Guardiola and Cañadas present their signings to govern the Circle

Guardiola and Cañadas present their signings to govern the Circle

The relief cards in the Circle are already on the table. This Friday, the two pre-candidates for the presidency of the Circle of Economy, Jaume Guardiola and Rosa Cañadas, presented their signings to lead the institution in two separate events. On the one hand, the names proposed by the businesswoman and president of Trea Capital and the Tanja Foundation are younger profiles and, in most cases, little known. On the other hand, the former CEO of Banco Sabadell has presented a list made up largely of members of the current board and well-known personalities.

Guardiola’s names

Guardiola’s star lineup includes sixteen members of the current board and four new names. Guardiola is betting on an equal list, with 11 men and 10 women, and is proposing two vice-presidents: economist Teresa García-Milà and Penguin Random House CEO Núria Cabutí. Notary Camino Quiroga would be the secretary of the board of directors, and Colonial’s corporate general manager, Carmina Ganyet, is the candidate for treasurer.

The rest of the list is made up of the outgoing board of directors of the Spanish economy at CaixaBank Research, Oriol Aspachs; the president of Puig, Marc Puig; Cuatrecasas lawyer and partner Miguel Trias Sagnier; the journalist Jordi Amat; Bluecap CEO Maite Barrera; the director of Incasòl, Mercè Conesa; Icade and Esade professor José María Lassalle; Núria Mas, professor of economics at the Iese and member of the governing board of the Bank of Spain; the president of Havas, Alfonso Rodés; the CEO of Celsa, Francesc Rubiralta; Red Points CEO Laura Urquizu and Iese economics and finance professor Xavier Vives.

The four new signings are the head of strategic planning at Barcelona Serveis Municipals, Daniel Aicart; the founding partner of 101 Ventures, Rita Almela; Asabys Partners co-founder Clara Campàs and Cidob director Pol Morillas.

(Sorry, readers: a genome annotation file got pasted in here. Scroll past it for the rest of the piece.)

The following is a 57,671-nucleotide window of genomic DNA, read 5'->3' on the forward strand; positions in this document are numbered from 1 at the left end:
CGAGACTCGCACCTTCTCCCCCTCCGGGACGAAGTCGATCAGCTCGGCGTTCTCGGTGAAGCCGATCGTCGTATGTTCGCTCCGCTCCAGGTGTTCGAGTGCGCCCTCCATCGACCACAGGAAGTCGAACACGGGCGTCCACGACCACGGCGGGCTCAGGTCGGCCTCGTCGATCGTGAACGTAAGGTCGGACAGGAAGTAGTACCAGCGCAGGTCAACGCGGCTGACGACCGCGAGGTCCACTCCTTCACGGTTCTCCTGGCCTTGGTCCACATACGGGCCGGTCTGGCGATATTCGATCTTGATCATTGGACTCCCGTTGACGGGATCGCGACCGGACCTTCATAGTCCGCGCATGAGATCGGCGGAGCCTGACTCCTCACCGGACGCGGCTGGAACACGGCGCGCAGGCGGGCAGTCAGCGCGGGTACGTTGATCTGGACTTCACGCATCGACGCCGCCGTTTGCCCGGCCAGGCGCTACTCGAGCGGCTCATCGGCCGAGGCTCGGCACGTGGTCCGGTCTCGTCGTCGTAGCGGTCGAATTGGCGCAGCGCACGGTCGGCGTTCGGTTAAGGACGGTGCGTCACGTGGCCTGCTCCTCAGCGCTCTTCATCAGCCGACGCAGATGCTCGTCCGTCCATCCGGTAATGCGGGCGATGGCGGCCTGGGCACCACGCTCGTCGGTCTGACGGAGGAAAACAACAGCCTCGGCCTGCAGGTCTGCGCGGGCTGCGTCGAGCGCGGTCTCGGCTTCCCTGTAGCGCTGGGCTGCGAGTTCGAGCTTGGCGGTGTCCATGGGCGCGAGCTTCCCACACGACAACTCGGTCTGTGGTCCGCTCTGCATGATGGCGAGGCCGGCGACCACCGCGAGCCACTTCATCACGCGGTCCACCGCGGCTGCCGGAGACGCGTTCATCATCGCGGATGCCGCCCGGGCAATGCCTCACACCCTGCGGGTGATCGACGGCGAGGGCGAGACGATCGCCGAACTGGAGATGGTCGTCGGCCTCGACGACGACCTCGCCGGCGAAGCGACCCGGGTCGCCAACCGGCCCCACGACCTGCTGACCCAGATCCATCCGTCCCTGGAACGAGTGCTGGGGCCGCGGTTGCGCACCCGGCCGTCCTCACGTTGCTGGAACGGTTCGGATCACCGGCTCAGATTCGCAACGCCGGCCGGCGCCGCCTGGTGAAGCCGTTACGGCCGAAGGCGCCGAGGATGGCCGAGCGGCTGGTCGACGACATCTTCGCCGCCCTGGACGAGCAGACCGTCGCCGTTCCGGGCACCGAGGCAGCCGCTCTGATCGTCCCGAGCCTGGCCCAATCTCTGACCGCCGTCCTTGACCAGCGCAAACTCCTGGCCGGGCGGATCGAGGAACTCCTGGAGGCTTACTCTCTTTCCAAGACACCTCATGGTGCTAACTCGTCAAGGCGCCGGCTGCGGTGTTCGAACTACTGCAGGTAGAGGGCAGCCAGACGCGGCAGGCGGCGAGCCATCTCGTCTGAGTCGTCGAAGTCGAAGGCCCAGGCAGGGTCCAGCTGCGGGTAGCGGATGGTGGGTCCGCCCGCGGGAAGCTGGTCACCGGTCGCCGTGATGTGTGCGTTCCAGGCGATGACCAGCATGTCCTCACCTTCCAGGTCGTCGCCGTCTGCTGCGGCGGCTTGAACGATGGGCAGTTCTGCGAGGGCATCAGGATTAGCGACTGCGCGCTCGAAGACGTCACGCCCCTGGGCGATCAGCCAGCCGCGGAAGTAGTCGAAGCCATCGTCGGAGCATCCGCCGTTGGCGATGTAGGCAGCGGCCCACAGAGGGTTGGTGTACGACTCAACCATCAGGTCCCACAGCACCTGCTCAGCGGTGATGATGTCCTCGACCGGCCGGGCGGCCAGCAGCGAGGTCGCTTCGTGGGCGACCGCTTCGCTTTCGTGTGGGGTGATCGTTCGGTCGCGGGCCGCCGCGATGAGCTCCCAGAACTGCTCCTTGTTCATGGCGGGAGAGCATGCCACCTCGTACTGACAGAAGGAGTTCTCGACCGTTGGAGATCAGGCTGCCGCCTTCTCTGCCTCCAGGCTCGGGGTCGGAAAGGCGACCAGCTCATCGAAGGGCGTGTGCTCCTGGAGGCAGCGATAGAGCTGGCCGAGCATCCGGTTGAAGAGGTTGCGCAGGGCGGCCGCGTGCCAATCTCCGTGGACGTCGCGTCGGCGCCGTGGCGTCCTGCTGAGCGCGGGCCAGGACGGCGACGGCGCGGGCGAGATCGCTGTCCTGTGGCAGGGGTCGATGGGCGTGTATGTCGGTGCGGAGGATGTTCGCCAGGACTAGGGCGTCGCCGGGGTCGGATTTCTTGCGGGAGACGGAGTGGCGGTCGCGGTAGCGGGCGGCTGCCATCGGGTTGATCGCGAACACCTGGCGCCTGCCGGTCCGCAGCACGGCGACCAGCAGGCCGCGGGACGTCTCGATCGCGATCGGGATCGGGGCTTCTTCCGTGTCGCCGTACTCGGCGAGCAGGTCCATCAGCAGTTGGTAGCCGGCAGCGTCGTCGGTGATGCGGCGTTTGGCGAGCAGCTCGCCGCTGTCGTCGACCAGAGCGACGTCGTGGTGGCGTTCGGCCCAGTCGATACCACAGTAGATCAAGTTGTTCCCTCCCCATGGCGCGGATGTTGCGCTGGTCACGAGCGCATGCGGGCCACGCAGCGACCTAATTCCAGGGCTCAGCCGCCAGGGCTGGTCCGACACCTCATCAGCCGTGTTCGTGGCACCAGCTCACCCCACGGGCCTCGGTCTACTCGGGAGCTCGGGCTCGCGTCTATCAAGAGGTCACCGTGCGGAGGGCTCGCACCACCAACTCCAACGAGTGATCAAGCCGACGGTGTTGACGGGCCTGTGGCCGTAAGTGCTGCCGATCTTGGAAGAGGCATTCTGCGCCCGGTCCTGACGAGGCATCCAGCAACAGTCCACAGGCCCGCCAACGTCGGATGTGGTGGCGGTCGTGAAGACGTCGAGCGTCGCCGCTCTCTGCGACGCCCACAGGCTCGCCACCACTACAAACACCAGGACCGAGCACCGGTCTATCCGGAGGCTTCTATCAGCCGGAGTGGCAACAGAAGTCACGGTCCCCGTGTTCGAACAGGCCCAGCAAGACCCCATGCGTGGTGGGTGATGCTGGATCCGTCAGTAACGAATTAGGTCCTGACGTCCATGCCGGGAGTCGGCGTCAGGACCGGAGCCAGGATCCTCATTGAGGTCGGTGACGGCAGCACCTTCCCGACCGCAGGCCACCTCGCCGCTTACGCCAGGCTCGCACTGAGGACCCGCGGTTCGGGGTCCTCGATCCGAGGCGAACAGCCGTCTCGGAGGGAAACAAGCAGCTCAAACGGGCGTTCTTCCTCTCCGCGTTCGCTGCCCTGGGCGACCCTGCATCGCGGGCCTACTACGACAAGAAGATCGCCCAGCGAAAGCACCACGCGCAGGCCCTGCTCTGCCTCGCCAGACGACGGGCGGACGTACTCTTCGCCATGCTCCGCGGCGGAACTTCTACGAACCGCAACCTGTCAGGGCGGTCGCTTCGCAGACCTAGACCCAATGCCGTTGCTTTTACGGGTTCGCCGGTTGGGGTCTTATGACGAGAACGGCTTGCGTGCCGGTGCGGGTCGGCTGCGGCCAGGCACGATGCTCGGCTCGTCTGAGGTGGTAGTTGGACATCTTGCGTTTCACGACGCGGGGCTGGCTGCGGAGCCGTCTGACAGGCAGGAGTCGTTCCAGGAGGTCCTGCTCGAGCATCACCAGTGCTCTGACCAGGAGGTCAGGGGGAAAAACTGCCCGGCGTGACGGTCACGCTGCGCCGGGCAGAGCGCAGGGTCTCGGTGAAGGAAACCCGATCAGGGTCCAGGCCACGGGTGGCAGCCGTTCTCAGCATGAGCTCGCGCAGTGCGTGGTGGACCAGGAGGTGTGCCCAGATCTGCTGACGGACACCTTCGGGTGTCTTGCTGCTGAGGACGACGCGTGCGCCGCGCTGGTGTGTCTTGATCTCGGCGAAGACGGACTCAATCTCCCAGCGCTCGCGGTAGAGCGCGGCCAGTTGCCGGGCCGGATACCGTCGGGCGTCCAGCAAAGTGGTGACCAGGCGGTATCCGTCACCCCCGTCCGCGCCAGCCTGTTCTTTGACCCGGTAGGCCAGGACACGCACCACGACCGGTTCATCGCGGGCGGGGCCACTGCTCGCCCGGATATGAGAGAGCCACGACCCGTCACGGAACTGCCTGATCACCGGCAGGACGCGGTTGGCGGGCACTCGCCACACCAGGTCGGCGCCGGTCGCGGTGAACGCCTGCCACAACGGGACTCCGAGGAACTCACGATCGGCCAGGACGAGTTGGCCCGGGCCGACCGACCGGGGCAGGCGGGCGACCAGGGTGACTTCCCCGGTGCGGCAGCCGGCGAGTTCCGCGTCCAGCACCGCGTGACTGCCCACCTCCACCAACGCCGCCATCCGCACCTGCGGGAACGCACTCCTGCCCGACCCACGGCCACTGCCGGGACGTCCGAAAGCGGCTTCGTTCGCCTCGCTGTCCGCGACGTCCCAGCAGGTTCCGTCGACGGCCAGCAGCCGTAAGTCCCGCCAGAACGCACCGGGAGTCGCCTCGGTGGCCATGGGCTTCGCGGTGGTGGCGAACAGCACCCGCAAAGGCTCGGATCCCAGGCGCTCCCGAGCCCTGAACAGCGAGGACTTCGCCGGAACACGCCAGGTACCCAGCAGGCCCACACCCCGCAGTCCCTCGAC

The 15 of Gorges

For her part, Rosa Cañadas has submitted only 15 names and has left eight pounds with the intention that, if elected, “members of Guardiola’s list or the outgoing board will sign up.” The businesswoman has made a commitment to youth, with five members under the age of 40 and various profiles from the world of entrepreneurship.

Highlights include Glovo co-founder Sacha Michaud; the founder of Fever and Reby, Pep Gómez, and the CEO of Deale, Gerard García. There are also more veteran profiles, such as Jorge Lasheras, president of the Japan-Spain Business Circle; Rosa Nonell, PhD in economics and professor of economic policy at the UB; Rosa Fiol, vice president of the UPM; Sílvia Sorribas, partner and director of operations at Telam; Marta Plana, co-founder of Origin, and the director of ISGlobal’s global analysis and development department, Rafael Vilasanjuan, among others.

The struggle for the partner

The two pre-candidates took advantage of their meetings to delve into the basic lines of their proposals. They agree on the need to “give more voice to the partner.” According to Guardiola, what is needed is to “boost the connection with the partners and give them more voice and be able to have a more individualized relationship with them.” For Cañadas, the solution is to “get the partner involved in all the activities and open the Circle in Europe”. In fact, Cañadas has already stated that if the choice were made, he would register the Circle as a lobby in Brussels.

One of the main differences between the two candidates lies in the model of the annual meeting of the Circle. On the one hand, Guardiola is committed to holding the conference in Barcelona, ​​as he considers that “it is the place to project and influence”. On the other hand, Cañadas intends to recover Sitges as the star place of the meeting, “and make a shorter day in Barcelona”.

Legacy against renewal

“More than continuists, what we want is to preserve the legacy of the institution,” said Guardiola to members and journalists. at the international level “.

Cañadas, for his part, believes that “the institution needs to be modernized” and that the names he has chosen speak for themselves. “We have to be more prestigious, go to Madrid, Brussels and wherever we need to and do new things. We have to take full advantage of the potential that the Circle can offer,” he explained.

Pre-candidates will be officially nominated from June 13, the deadline for submitting endorsements to the board of the institution. They must submit a minimum of 50 and there is no doubt that both will succeed. From now on, the decision will be made by the members, who will go to the polls on July 12.


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